Scholars Profile: Anna Falisiewicz
March 29, 2019
For Anna Falisiewicz, like for many who suffer from substance use disorder, multiple episodes of treatment eventually led her to long-term recovery. Recovery is a long-term process, one that requires persistence, self-direction, treatment, supportive services, community support, and personal grit.
Anna’s substance use disorder began during her adolescent years. “I struggled with drug and alcohol addiction since I was fifteen,” she said. She started seeking help at the age of 18 when she attended her first 12-step meeting. Eventually, Anna made her way to several different inpatient and outpatient programs, desperately seeking recovery.
“For years, I thought it was impossible for me to stay sober. This was not from lack of trying. In September 2015, I finally hit my bottom and stopped digging, realizing drugs were not a solution for me anymore. I was miserable, unable to get high, and in extreme physical pain from a car accident I was just in. I was a poor sight to see, but I needed to experience that misery to change my life. I was desperate, and I went back to a program in my area which I was previously in and took detox meds for a couple of weeks. I officially surrendered on October 5th, 2015, the first day I was completely substance free. I was still unhappy at first, but my life got better as I got a sponsor, did step work, and changed. I was unwilling to go back to my old miserable way of life, and that made me willing to go to any lengths for victory over drugs and alcohol. I took suggestions and did my steps thoroughly and honestly, never giving up until the miracle happened.”
Anna entered recovery at the age of twenty-three and recently celebrated three years of long-term sustained recovery.
Recovery has brought to Anna what it brings to many in the same journey – a return to relationships with family members and a great group of friends. It has also brought her “empathy, compassion, and love in my heart, along with ambition, hopes, and dreams.” Through her 12-step fellowship, she has been able to find a supportive network and the necessary steps to help her along with her journey. However, that alone is not what has kept Anna well; her recovery also includes psychiatric medication and weekly therapy with a psychologist. Anna recognizes that taking care of herself today includes taking care of her mental, emotional, physical and spiritual well-being. As substance use disorder is a chronic disease, she stays “vigilant” in her recovery. “My life depends on that.”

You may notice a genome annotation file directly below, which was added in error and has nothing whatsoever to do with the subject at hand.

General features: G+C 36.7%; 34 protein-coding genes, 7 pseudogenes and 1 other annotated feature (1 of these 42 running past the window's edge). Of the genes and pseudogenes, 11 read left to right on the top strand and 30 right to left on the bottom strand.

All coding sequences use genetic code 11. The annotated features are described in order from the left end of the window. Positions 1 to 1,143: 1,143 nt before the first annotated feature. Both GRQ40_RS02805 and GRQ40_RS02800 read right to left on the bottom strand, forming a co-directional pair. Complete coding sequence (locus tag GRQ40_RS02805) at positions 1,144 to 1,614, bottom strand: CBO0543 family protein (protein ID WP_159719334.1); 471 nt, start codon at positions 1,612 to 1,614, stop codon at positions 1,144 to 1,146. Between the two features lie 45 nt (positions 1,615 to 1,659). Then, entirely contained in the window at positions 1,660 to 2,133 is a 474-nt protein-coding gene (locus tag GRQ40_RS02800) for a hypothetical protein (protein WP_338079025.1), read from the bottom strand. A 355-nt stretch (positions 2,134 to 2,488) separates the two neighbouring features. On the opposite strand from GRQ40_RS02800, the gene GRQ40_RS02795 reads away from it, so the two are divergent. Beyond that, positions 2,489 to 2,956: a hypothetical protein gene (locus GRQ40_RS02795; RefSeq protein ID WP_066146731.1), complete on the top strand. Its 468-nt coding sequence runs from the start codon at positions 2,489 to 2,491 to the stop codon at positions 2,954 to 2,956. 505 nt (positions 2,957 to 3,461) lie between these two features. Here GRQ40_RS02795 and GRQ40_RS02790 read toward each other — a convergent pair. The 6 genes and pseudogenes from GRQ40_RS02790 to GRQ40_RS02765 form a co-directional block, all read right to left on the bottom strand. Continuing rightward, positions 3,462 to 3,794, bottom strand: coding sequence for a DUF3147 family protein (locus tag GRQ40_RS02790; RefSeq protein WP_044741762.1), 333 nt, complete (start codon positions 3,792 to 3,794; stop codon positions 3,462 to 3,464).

Anna is currently a full-time student at Rutgers University in New Brunswick. She is majoring in social work with a minor in sociology. She successfully transferred from Brookdale Community College with an associate’s degree in health science, and her ultimate long-term goal is to receive a master’s degree. Her educational journey has taken her to study abroad in Mexico. Her interest includes working with dual-diagnosed population, social welfare policy, and advocacy work. She says that she wants to “speak up for those who cannot speak for themselves.” She has volunteered abroad and locally, and is passionate about service to others. “There are so many people who need help, and I will be happy in my career as long as I am helping somebody who needs help.” Anna received an Ammon Academic award to support her educational goals for the Spring of 2019. She is positioned to graduate in May 2020.
Our blog features the profiles of other recipients of the scholarship award, as well as information about how to apply.